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'Trusted Storage' Spec Will Encrypt Hard Drives - from ExtremeTech

 
 
~David~
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      02-14-2006
http://www.extremetech.com/article2/...129TX1K0000532

A interesting article popped up on ExtremeTech today about encrypted drives.
Although this is already possible and has been done for years, I guess with
trusted computing and Vista support, it's (trying?) to go mainstream.

~David~
 
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nemo_outis
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      02-14-2006
~David~ <(E-Mail Removed)> wrote in news:%LbIf.28617$Jd.9036
@newssvr25.news.prodigy.net:

> http://www.extremete




The "trusted storage" is trusted, not by the owner/user of the computer,
but by those who supply hardware, software and services for it. It makes
the computer owner no more than a serf working the overlord's land.

It is a giant deception that has been roundly denounced by many, including
many computer luminaries, as the whole sham has morphed through a half-
dozen or so names, trying to shake the stigma of each last one as the
stinging denunciations ring out.

Regards,


 
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me@tadyatam.invalid
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      02-14-2006
~David~ <(E-Mail Removed)> wrote in
news:%LbIf.28617$(E-Mail Removed) t:

> http://www.extremetech.com/article2/...6410,00.asp?kc
> =ETRSS02129TX1K0000532
>
> A interesting article popped up on ExtremeTech today about
> encrypted drives. Although this is already possible and has
> been done for years, I guess with trusted computing and
> Vista support, it's (trying?) to go mainstream.
>
> ~David~


A.k.a. `treacherous computing'

Sample readings:
http://www.gnu.org/philosophy/can-you-trust.html
http://www.cl.cam.ac.uk/~rja14/tcpa-faq.html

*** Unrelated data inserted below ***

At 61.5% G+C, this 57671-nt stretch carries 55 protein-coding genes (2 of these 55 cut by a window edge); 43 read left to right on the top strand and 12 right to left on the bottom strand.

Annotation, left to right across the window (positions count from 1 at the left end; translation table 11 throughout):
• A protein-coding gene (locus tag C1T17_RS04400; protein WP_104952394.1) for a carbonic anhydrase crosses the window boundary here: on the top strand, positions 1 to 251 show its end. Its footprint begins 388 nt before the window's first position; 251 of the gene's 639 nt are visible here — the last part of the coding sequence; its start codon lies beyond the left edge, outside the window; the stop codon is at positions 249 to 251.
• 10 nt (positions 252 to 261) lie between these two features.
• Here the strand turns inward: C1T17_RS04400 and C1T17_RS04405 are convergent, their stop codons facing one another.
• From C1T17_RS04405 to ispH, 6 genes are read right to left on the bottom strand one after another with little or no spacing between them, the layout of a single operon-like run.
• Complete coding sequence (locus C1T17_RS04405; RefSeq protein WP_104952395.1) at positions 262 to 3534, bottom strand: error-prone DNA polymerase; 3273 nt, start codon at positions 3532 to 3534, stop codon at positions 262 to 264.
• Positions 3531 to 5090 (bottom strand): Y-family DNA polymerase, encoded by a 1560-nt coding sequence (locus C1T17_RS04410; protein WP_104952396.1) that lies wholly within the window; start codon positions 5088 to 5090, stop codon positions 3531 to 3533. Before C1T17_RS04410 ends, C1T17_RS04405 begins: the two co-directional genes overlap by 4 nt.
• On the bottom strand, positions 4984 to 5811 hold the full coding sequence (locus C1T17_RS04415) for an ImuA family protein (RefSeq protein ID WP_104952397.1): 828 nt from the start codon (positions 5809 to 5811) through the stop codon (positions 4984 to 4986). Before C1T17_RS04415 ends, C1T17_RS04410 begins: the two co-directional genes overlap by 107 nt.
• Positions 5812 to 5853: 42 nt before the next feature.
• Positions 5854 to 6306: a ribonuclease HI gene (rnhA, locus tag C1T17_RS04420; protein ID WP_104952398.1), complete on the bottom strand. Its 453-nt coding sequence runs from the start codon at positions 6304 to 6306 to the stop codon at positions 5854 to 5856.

J
--
Replies to: Nherr1professor2doktor31109(at)Oyahoo(dot)Tcom
 
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~David~
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      02-14-2006
I agree this is not something "we" (normal users, non-government people) can
trust and in reality it will probably create another layer of stuff for
sys-admins trying to recover data from a drive...

What I wonder about is something the article said: it was my understanding the
article said the keys will be stored on a hidden partition on the drive. If so,
that's useless, because "hidden" partitions are not really hidden and it would
be relatively easy for the attacker to access the partition and keys.

It seems that on the whole the best thing out there is either TrueCrypt or
loop-aes. Funny how no ones promoting those as solutions to data privacy; what
would be the commercial interest in promoting something that's free, and what
would be the governments interest in promoting something that's probably hard
even for them to break into. Instead we get a "trusted" computing model, where
the only people who can trust it are the companies that build (and profit from)
it and the government.

Enough ranting all,
~David~

~David~ wrote:
> http://www.extremetech.com/article2/...129TX1K0000532
>
> A interesting article popped up on ExtremeTech today about encrypted drives.
> Although this is already possible and has been done for years, I guess with